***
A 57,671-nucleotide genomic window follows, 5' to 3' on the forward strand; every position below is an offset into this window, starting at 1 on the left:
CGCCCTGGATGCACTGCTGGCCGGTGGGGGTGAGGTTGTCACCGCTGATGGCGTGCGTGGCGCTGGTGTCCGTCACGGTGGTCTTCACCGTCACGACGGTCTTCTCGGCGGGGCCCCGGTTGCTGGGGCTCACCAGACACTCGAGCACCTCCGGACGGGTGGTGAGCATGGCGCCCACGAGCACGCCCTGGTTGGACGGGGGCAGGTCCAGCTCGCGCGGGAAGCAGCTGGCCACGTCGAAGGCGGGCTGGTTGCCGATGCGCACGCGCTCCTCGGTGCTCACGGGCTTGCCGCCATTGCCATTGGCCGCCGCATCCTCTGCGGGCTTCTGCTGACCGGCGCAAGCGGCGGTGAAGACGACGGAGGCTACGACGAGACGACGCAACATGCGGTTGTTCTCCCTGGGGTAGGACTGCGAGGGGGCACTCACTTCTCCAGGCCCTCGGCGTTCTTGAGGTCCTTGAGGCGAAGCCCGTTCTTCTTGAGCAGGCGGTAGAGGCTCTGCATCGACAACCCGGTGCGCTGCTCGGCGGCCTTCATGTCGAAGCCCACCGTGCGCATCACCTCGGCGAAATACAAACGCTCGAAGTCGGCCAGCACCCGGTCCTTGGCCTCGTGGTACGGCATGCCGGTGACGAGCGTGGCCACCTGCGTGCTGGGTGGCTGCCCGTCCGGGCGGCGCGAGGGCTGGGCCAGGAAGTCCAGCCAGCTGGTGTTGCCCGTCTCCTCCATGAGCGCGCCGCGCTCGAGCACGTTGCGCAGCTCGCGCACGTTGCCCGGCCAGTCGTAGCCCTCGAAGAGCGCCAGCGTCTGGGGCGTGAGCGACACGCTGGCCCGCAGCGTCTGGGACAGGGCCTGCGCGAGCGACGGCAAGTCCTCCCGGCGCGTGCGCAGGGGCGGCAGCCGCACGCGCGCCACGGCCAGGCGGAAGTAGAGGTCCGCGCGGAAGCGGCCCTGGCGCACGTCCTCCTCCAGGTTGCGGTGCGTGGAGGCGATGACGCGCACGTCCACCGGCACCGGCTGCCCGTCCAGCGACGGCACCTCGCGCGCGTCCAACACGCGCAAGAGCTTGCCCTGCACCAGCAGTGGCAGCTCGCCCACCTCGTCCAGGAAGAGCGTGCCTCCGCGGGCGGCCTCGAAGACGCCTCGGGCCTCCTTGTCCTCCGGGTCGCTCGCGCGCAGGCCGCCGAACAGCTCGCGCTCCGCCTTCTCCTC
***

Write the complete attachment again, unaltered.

A 57,671-nucleotide genomic window follows, 5' to 3' on the forward strand; every position below is an offset into this window, starting at 1 on the left:
CGCCCTGGATGCACTGCTGGCCGGTGGGGGTGAGGTTGTCACCGCTGATGGCGTGCGTGGCGCTGGTGTCCGTCACGGTGGTCTTCACCGTCACGACGGTCTTCTCGGCGGGGCCCCGGTTGCTGGGGCTCACCAGACACTCGAGCACCTCCGGACGGGTGGTGAGCATGGCGCCCACGAGCACGCCCTGGTTGGACGGGGGCAGGTCCAGCTCGCGCGGGAAGCAGCTGGCCACGTCGAAGGCGGGCTGGTTGCCGATGCGCACGCGCTCCTCGGTGCTCACGGGCTTGCCGCCATTGCCATTGGCCGCCGCATCCTCTGCGGGCTTCTGCTGACCGGCGCAAGCGGCGGTGAAGACGACGGAGGCTACGACGAGACGACGCAACATGCGGTTGTTCTCCCTGGGGTAGGACTGCGAGGGGGCACTCACTTCTCCAGGCCCTCGGCGTTCTTGAGGTCCTTGAGGCGAAGCCCGTTCTTCTTGAGCAGGCGGTAGAGGCTCTGCATCGACAACCCGGTGCGCTGCTCGGCGGCCTTCATGTCGAAGCCCACCGTGCGCATCACCTCGGCGAAATACAAACGCTCGAAGTCGGCCAGCACCCGGTCCTTGGCCTCGTGGTACGGCATGCCGGTGACGAGCGTGGCCACCTGCGTGCTGGGTGGCTGCCCGTCCGGGCGGCGCGAGGGCTGGGCCAGGAAGTCCAGCCAGCTGGTGTTGCCCGTCTCCTCCATGAGCGCGCCGCGCTCGAGCACGTTGCGCAGCTCGCGCACGTTGCCCGGCCAGTCGTAGCCCTCGAAGAGCGCCAGCGTCTGGGGCGTGAGCGACACGCTGGCCCGCAGCGTCTGGGACAGGGCCTGCGCGAGCGACGGCAAGTCCTCCCGGCGCGTGCGCAGGGGCGGCAGCCGCACGCGCGCCACGGCCAGGCGGAAGTAGAGGTCCGCGCGGAAGCGGCCCTGGCGCACGTCCTCCTCCAGGTTGCGGTGCGTGGAGGCGATGACGCGCACGTCCACCGGCACCGGCTGCCCGTCCAGCGACGGCACCTCGCGCGCGTCCAACACGCGCAAGAGCTTGCCCTGCACCAGCAGTGGCAGCTCGCCCACCTCGTCCAGGAAGAGCGTGCCTCCGCGGGCGGCCTCGAAGACGCCTCGGGCCTCCTTGTCCTCCGGGTCGCTCGCGCGCAGGCCGCCGAACAGCTCGCGCTCCGCCTTCTCCTC